Remodeling the bathroom was originally a phase 3 project – not a high priority since everything worked. It was builder’s-grade and beige (which just looked dirty in a room without any natural light), but it was usable.
We had already done some minor improvements like changing out the light fixture, painting the walls and replacing the sink top.
The bottom of that beige tub had a weird texture – one we decided was created by a repair kit. We figured the previous owners must have had a crack in the tub and repaired it. Again, it was unsightly, but that was not enough to move the bathroom up on our priority list.
However, one night my mom told us the ceiling in the downstairs bathroom (right below the upstairs bathroom) was wet. Sure enough, as we monitored it, we found it got larger with every shower we took. Suddenly, the bathroom renovation moved into phase 1.
Start with the tub/shower
The debate over the type of shower we wanted was a short one. We initially talked about getting another insert simply to save money. Gary’s parents have a nice one with a faux tile look. The ease of cleaning those inserts is a big plus. But I really wanted something that would go all the way to the ceiling to help make our small bathroom feel bigger.
TMI warning: We also like to shower together and that little builder’s-grade tub did not make it easy. We wanted something a bit wider.
We knew our dream was a tiled shower with a wide tub. If we went with the cheap fix, I knew we would never redo it unless there was a problem because I’m just too frugal. After crunching the numbers, we decided we would go with what we wanted – tile that was affordable and a wide tube. (It also meant holding off on our deck until we saved our money again.)
Finding the tub was fairly easy. I google searched for wide tubs and found this one from Kohler that fits a standard space for bathtubs. Your standard tub is 60 inches long by 30 inches wide. The one from Kohler starts at 30 inches wide and bows out to 36 inches in the middle. It’s also taller than your typical tub giving it a soaker-tub feeling.
As for the tile, my dream was Carrera marble, however at about $7 a tile that was a no-go. We found a tile with a faux stone look that was six inches by 24 inches for about $1.50 a square foot at Lowes. I love the look of long narrow tile. We also thought the larger tiles would make tiling easier and quicker than if we went with a smaller subway-size tile.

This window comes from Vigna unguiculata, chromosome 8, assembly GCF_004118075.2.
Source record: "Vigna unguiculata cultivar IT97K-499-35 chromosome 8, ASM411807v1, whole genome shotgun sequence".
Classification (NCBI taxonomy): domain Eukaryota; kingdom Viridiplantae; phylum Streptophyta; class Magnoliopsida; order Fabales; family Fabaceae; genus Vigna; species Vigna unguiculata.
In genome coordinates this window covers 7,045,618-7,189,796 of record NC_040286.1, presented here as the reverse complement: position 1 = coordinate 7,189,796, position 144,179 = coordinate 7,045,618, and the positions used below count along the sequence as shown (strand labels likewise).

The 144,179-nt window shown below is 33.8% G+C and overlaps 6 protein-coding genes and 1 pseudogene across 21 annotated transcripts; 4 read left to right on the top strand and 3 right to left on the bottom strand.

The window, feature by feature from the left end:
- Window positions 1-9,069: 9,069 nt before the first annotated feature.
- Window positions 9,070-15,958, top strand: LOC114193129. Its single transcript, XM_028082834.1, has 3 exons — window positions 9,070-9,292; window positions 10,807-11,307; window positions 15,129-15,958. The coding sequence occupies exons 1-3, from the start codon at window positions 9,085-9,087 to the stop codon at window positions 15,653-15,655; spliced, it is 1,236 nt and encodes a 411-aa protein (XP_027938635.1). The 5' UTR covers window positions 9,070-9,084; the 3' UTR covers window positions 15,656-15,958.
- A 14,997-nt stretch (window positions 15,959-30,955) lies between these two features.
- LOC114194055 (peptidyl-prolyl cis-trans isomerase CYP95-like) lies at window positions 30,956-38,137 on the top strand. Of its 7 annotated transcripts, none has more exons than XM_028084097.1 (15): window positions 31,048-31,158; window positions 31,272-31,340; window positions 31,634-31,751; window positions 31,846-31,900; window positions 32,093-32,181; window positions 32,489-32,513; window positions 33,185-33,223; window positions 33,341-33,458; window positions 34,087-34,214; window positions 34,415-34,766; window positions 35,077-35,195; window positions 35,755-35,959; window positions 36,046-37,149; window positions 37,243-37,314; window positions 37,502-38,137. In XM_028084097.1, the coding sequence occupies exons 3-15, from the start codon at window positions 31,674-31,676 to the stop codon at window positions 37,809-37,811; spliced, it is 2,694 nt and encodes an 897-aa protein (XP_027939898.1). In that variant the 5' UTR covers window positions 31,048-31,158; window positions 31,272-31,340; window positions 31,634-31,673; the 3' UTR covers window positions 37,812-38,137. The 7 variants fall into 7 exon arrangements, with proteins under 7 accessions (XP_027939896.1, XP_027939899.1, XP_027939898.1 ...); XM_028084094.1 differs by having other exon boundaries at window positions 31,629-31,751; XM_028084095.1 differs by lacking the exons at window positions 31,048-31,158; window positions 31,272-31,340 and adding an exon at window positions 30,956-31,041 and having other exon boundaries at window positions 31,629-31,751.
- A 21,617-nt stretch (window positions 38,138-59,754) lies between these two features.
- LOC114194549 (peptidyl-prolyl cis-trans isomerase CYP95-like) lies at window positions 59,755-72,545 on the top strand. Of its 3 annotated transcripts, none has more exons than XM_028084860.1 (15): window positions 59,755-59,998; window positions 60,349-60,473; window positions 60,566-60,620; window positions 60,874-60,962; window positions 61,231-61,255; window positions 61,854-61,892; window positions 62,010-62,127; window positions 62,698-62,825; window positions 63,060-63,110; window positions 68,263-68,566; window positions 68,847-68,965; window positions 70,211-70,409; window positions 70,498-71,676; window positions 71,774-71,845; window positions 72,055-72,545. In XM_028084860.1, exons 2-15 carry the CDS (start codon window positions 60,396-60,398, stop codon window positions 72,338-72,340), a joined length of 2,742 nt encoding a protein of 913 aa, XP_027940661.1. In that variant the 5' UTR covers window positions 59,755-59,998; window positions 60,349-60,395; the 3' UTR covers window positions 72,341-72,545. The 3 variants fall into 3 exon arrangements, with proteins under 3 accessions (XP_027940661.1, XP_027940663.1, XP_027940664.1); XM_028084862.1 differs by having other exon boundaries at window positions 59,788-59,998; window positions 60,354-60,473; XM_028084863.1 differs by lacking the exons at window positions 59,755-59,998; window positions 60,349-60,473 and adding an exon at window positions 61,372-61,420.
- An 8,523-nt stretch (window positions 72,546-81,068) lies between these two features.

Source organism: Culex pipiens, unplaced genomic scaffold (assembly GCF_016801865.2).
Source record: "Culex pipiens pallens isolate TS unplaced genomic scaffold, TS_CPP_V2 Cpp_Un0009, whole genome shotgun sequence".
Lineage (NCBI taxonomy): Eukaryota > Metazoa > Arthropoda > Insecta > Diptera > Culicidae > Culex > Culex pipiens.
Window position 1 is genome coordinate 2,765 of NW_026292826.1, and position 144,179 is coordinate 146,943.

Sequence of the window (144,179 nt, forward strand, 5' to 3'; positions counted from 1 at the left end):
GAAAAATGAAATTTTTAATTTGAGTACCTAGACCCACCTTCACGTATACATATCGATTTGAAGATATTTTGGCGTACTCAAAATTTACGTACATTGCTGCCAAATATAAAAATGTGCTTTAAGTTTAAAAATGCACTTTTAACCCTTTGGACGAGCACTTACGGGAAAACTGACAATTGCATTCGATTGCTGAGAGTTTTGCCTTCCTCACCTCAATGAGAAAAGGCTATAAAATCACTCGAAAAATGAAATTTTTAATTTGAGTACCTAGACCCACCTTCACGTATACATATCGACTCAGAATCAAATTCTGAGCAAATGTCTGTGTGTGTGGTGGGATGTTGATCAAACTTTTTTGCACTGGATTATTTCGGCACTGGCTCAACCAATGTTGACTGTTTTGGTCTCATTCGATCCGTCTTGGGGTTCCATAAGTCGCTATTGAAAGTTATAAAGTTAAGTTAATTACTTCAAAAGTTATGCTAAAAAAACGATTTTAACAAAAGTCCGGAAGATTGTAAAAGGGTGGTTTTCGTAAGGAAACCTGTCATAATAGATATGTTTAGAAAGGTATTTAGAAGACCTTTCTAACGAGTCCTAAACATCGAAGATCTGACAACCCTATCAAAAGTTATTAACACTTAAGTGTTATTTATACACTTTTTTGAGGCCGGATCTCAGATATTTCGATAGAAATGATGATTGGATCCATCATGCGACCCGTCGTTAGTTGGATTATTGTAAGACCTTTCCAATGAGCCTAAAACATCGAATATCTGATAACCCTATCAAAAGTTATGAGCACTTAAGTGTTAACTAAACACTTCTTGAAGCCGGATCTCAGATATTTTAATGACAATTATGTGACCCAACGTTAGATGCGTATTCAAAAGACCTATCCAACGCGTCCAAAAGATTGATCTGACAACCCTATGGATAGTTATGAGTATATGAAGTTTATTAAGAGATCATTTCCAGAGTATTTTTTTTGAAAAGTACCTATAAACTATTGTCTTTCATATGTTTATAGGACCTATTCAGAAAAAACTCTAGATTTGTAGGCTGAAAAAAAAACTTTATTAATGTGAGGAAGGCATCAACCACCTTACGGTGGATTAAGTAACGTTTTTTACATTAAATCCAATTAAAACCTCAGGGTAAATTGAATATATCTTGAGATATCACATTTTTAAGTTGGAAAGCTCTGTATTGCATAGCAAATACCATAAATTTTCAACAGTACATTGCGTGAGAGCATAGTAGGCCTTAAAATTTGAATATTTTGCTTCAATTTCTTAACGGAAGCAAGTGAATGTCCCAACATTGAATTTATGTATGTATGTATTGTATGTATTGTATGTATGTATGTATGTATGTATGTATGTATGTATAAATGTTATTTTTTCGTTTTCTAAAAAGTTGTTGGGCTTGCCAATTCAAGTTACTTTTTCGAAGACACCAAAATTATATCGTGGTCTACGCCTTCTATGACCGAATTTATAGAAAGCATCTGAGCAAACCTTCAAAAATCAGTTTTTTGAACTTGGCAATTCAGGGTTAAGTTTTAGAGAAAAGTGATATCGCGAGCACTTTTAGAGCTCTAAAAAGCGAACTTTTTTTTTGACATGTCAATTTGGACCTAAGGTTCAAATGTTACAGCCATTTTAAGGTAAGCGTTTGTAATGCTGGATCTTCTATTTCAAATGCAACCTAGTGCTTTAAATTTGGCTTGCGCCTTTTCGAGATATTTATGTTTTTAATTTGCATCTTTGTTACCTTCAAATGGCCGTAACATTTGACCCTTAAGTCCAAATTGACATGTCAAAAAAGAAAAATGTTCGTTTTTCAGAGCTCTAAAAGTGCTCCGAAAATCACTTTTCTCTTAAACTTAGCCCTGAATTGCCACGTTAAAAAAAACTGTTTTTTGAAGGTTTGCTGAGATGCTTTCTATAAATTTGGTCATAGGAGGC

We tore out the old tub and got down to the studs on the wall. That was when we found the real culprit of our leak. While we had assumed it was the cracked-and-repaired tub, our plumber found that the drain pipe in the shower had corroded and fell away from the tub base. This was something that could have easily caused hundreds of dollars in damage if it wasn’t caught.
Then came the floors
Without the tub in the room, the tile floor started having issues. It was not a nice tile – tan with brown grout – but it was usable until we had extra money to replace it. But the tub must have been providing some pressure on the tiles, holding them in place, because once it was pulled out, the tiles began to rock and loosen. The decision was made to replace the floor too.
Then our plumber recommended that we beef-up the floor with an additional layer of subfloor.
And there’s always more than you plan
While everything was open, we decided to move the water controls to the other side of the shower. This would provide easy access to the water pipes in the future. (Originally, access was through the kitchen wall, which was blocked by kitchen cabinets when we did our kitchen remodel.)
We had also noticed that sometimes when the kitchen sink was draining, water would back up into the bathroom sink, which is just on the other side of the wall. After an initial investigation, our plumber (Best Plumbing of Poughkeepsie) cut open a section of drywall in the bathroom to investigate further. They found that the common drain pipe had not been installed with a proper slope. They did some re-configuring of that pipe to make everything flow downhill and now all drains do their job.
Our shower project just kept growing. But it also kept moving forward.
I was pregnant at the time we working on this, so hubby charged ahead and made sure I was only without my shower for two weeks. I was without my toilet for a couple days. (We have a second full bathroom downstairs.)
Cement board went up on the walls of the shower. They were then coated in a rubber-type water-proof coating called Red Guard that you paint on. We added two niches to hold all of our showering needs. Gary and I tiled the shower in two days and used a white grout.
For the floor we chose a dark gray 12 x 24 inch tile for the floor with a “DeLorean Grey” grout. (I refuse to do white grout on a floor after the revelation Christmas morning 2013 that the gray grout in my apartment bathroom was supposed to be white. Way too much work to keep it white after that. And as sci-fi nerds, we couldn’t pass up the DeLorean name.)
The floor tile took just one night to lay and then we grouted the following day.
While this project was not planned for at this time, in the end, it turned out beautiful. I love the look of the tiles in the shower and the floor and somehow they make the bathroom feel bigger than before.
The bathroom itself is still a bit of a construction zone with the walls needing to be repaired, and there’s still the matter of the vanity that will need replaced at some point.